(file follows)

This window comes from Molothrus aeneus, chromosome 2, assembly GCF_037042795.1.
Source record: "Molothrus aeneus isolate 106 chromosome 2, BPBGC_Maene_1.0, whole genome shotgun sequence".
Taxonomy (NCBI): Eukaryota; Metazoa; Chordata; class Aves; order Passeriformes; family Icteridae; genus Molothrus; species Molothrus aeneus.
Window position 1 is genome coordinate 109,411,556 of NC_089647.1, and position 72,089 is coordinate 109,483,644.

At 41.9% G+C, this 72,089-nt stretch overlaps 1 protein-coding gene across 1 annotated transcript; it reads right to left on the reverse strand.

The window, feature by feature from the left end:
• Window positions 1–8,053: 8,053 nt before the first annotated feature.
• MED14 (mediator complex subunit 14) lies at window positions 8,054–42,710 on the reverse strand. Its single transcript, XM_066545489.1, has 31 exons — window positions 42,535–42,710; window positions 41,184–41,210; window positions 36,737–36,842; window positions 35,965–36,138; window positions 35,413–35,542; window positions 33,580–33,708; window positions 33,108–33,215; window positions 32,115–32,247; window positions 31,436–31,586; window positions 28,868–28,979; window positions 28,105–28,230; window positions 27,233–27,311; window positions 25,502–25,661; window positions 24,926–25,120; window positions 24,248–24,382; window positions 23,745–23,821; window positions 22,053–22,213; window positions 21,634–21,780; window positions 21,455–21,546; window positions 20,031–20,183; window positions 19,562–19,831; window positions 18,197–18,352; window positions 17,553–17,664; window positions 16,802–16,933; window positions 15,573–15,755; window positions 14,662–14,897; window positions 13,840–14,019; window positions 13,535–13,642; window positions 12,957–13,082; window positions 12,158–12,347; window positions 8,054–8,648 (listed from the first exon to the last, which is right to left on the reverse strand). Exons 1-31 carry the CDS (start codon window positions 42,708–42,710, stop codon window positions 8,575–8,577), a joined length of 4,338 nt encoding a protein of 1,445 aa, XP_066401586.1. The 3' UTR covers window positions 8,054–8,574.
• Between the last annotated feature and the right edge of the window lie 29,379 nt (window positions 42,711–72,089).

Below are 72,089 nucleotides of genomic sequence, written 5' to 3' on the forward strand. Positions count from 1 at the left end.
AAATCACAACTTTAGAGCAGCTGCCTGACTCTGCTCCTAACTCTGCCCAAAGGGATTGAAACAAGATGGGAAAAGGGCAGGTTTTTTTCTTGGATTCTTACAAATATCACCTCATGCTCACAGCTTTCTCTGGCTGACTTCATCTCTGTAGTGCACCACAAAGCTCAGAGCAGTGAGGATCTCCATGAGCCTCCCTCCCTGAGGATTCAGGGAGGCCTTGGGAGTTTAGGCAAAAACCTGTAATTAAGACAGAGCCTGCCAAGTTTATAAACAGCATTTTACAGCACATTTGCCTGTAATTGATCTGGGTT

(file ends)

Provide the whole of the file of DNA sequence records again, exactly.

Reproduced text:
This window comes from Molothrus aeneus, chromosome 2, assembly GCF_037042795.1.
Source record: "Molothrus aeneus isolate 106 chromosome 2, BPBGC_Maene_1.0, whole genome shotgun sequence".
Taxonomy (NCBI): Eukaryota; Metazoa; Chordata; class Aves; order Passeriformes; family Icteridae; genus Molothrus; species Molothrus aeneus.
Window position 1 is genome coordinate 109,411,556 of NC_089647.1, and position 72,089 is coordinate 109,483,644.

At 41.9% G+C, this 72,089-nt stretch overlaps 1 protein-coding gene across 1 annotated transcript; it reads right to left on the reverse strand.

The window, feature by feature from the left end:
• Window positions 1–8,053: 8,053 nt before the first annotated feature.
• MED14 (mediator complex subunit 14) lies at window positions 8,054–42,710 on the reverse strand. Its single transcript, XM_066545489.1, has 31 exons — window positions 42,535–42,710; window positions 41,184–41,210; window positions 36,737–36,842; window positions 35,965–36,138; window positions 35,413–35,542; window positions 33,580–33,708; window positions 33,108–33,215; window positions 32,115–32,247; window positions 31,436–31,586; window positions 28,868–28,979; window positions 28,105–28,230; window positions 27,233–27,311; window positions 25,502–25,661; window positions 24,926–25,120; window positions 24,248–24,382; window positions 23,745–23,821; window positions 22,053–22,213; window positions 21,634–21,780; window positions 21,455–21,546; window positions 20,031–20,183; window positions 19,562–19,831; window positions 18,197–18,352; window positions 17,553–17,664; window positions 16,802–16,933; window positions 15,573–15,755; window positions 14,662–14,897; window positions 13,840–14,019; window positions 13,535–13,642; window positions 12,957–13,082; window positions 12,158–12,347; window positions 8,054–8,648 (listed from the first exon to the last, which is right to left on the reverse strand). Exons 1-31 carry the CDS (start codon window positions 42,708–42,710, stop codon window positions 8,575–8,577), a joined length of 4,338 nt encoding a protein of 1,445 aa, XP_066401586.1. The 3' UTR covers window positions 8,054–8,574.
• Between the last annotated feature and the right edge of the window lie 29,379 nt (window positions 42,711–72,089).

Below are 72,089 nucleotides of genomic sequence, written 5' to 3' on the forward strand. Positions count from 1 at the left end.
AAATCACAACTTTAGAGCAGCTGCCTGACTCTGCTCCTAACTCTGCCCAAAGGGATTGAAACAAGATGGGAAAAGGGCAGGTTTTTTTCTTGGATTCTTACAAATATCACCTCATGCTCACAGCTTTCTCTGGCTGACTTCATCTCTGTAGTGCACCACAAAGCTCAGAGCAGTGAGGATCTCCATGAGCCTCCCTCCCTGAGGATTCAGGGAGGCCTTGGGAGTTTAGGCAAAAACCTGTAATTAAGACAGAGCCTGCCAAGTTTATAAACAGCATTTTACAGCACATTTGCCTGTAATTGATCTGGGTT